September 1931 is an intriguing time for this copy of the U.S. first edition, first printing to have received Churchill’s inscription. Churchill was in North America from early December 1931 to early March 1932. Certainly, he inscribed some U.S. editions of his works during that trip (which included his nearly-fatal incident with a car in New York and subsequent convalescence). Copies of U.S. editions of Churchill’s works known to us and definitively signed during his December 1931 – March 1932 sojourn in North America include both A Roving Commission and The World Crisis. But in September 1931, when this copy was inscribed, Churchill was in England. He was at the beginning of what would become his “Wilderness Years” – a decade spent out of power and out of favor, often at odds with both his political party and prevailing public sentiment. Not until September 1939 – eight years after this inscription – would Churchill return to power at the outbreak of the Second World War. It would be a long, fraught, and fretful eight years for Churchill, during which he would write and publish continuously while also continuously fighting losing political battles. All, as it turned out, was preparation for his storied wartime premiership.

But in September 1931 Churchill was arguably as far from 10 Downing Street, as he had ever been. Churchill published two books in 1931. India, a book of speeches on the same topic, encapsulated Churchill’s strong opposition to the India Act.). Tellingly, is one of the few Churchill books that did not see contemporary publication of a U.S. edition. In early November, weeks after he inscribed this copy of A Roving Commission, Churchill also published the final volume of The World Crisis, his epic memoir of the First World War – during which the Dardanelles debacle and its aftermath had nearly cost Churchill both his political and corporeal lives. It is interesting to contemplate the factors notionally influencing Churchill’s state of mind in 1931. Churchill turned 57 in 1931. In October of the previous year he had published the autobiography of his early life – an effective acknowledgement of how much of his life was already history. 1931 included the losing battle over India and capping his First World War memoirs. He was out of power and in strenuous opposition to his own party, reckoning both personal and national financial straits, and watching the unraveling of economic policies he had championed as Chancellor of the Exchequer from 1924-1929.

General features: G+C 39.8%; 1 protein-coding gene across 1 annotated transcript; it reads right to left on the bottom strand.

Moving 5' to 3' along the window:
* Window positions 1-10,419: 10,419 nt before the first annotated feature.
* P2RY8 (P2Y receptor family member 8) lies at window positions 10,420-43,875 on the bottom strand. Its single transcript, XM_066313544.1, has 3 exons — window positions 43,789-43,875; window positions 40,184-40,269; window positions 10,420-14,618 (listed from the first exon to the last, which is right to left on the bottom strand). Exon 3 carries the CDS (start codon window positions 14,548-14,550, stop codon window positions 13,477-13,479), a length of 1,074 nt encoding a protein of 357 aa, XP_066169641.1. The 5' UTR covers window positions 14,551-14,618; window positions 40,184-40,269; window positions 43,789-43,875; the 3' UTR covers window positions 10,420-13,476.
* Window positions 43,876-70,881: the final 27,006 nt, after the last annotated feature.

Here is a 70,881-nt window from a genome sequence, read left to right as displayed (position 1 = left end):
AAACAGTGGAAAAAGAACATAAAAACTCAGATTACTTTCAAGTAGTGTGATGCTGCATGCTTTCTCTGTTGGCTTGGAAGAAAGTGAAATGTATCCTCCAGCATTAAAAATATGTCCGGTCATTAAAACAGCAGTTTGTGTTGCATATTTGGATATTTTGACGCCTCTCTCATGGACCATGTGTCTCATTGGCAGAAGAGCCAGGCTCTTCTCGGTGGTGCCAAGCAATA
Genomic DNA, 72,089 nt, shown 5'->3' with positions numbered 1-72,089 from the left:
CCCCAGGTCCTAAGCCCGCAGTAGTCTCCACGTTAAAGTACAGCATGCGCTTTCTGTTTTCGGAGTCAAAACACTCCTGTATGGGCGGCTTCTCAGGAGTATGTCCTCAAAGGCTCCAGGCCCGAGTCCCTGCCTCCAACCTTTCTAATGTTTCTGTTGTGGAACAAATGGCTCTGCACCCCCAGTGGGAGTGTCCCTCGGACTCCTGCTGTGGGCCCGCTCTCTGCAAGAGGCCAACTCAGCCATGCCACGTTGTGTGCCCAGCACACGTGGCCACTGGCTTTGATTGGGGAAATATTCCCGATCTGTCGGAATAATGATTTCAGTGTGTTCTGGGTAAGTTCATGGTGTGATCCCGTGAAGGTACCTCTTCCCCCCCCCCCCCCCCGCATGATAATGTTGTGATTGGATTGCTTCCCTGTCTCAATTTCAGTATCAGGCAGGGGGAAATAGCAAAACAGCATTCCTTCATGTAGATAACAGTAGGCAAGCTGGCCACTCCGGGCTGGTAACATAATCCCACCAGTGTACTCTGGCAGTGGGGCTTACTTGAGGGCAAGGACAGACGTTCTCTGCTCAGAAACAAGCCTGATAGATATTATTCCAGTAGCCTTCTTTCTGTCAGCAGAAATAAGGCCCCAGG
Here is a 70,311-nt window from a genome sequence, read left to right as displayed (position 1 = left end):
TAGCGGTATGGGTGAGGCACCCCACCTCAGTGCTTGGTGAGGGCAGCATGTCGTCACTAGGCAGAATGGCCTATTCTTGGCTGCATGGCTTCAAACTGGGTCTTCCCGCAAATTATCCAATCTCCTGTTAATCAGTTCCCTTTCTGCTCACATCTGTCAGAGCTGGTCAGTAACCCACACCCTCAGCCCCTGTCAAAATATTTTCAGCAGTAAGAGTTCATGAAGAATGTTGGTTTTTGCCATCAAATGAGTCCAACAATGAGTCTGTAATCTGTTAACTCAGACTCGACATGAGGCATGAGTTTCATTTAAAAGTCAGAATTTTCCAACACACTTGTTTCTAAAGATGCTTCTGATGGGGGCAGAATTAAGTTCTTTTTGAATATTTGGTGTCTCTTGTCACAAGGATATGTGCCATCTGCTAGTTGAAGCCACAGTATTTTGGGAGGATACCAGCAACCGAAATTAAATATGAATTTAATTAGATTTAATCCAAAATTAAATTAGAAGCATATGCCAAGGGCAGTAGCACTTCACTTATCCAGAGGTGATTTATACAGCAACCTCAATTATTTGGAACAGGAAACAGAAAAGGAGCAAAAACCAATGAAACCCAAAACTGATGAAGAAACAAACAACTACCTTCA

By the end of 1931 it would get worse. The lecture tour of America was meant, in part, to restore Churchill’s finances. Churchill departed England on 5 December, arriving in New York on 11. Two days later, on 13 December, he received a dinner invitation from his old friend, Bernard Baruch. Churchill knew Baruch lived on Fifth Avenue and had been there several times, but he did not know the exact address. After he left his cab to search on foot, he was met with the peril of every transatlantic traveler; he looked the wrong way to cross the street – and was consequently struck by a car. Witnesses feared he had been killed. Churchill’s lectures did not resume until 28 January 1932, following a lengthy recovery.

It is possible that this copy of A Roving Commission was inscribed in England or in France. The beginning of September found Churchill at the Hotel Provencale at Juan-les-Pins “where he painted, relaxed and enjoyed the warmth and sun.” On his return from France, “at the beginning of September, Churchill continued his campaign against the now officially bi-partisan India policy. That month, Ghandi arrived in London for the second Round-Table Conference at St. James’s Palace. At the same time, Britain wrestled with economic crisis which Parliament discussed emergency measures to alleviate. On 21 September, the Gold Standard – a focal point and lightning rod of Churchill’s tenure as Chancellor of the Exchequer – was formally abandoned.

One of the few political bright spots in 1931 for Churchill was his own re-election. Parliament was dissolved on 7 October and an election held on 27 October in which Churchill greatly increased his majority in his constituency.

The book

Published in Published in England as My Early Life, this is one of the few Churchill first editions for which the U.S. edition bears a different title than the British. Interestingly, A Roving Commission was the title proposed by Churchill himself and favored by his American publisher.

A Roving Commission covers the years from Churchill’s birth in 1874 to his first few years in Parliament. One can hardly ask for more adventurous content. These momentous and formative years for Churchill included his time as an itinerant war correspondent and cavalry officer in theaters ranging from Cuba, to northwest India, to sub-Saharan and southern Africa. Churchill also recounts his capture and escape during the Boer War, which made him a celebrity and helped launch his political career.

Herein Churchill says:
"Twenty to twenty-five! These are the years!
Don't be content with things as they are.
'The earth is yours and the fulness thereof'.
Enter upon your inheritance, accept your responsibilities....
Don't take No for an answer. Never submit to failure...
You will make all kinds of mistakes; but as long as you are generous and true,
and also fierce, you cannot hurt the world or even seriously distress her.
She was made to be wooed and won by youth." (p.60)

By the end of his own twenty-fifth year, Churchill had been one of the world’s highest paid war correspondents, published his first five books, made his first lecture tour of North America, braved and breasted both battlefields and the hustings, and been elected to Parliament, where he would take his first seat only weeks after the end of Queen Victoria’s reign.

A Roving Commission remains one of the most popular and widely read of all Churchill's books. And for good reason, as the work certainly ranks among the most charming and accessible of his many books. An original 1930 review likened it to a "beaker of Champagne." That effervescent charm endures; a more recent writer called it "a racy, humorous, self-deprecating classic of autobiography." To be sure, Churchill takes some liberties with facts and perhaps unduly lightens or over-simplifies certain events. Nonetheless, the factual experiences of Churchill’s early life would compete with any fiction, and any liberties or simplifications are forgivable, in keeping with the wit, pace, and engaging style that characterize the book.

Reference: Cohen A91.2.a, Woods/ICS A37(b.1), Langworth p. 134. Item #006881

Price: $18,500.00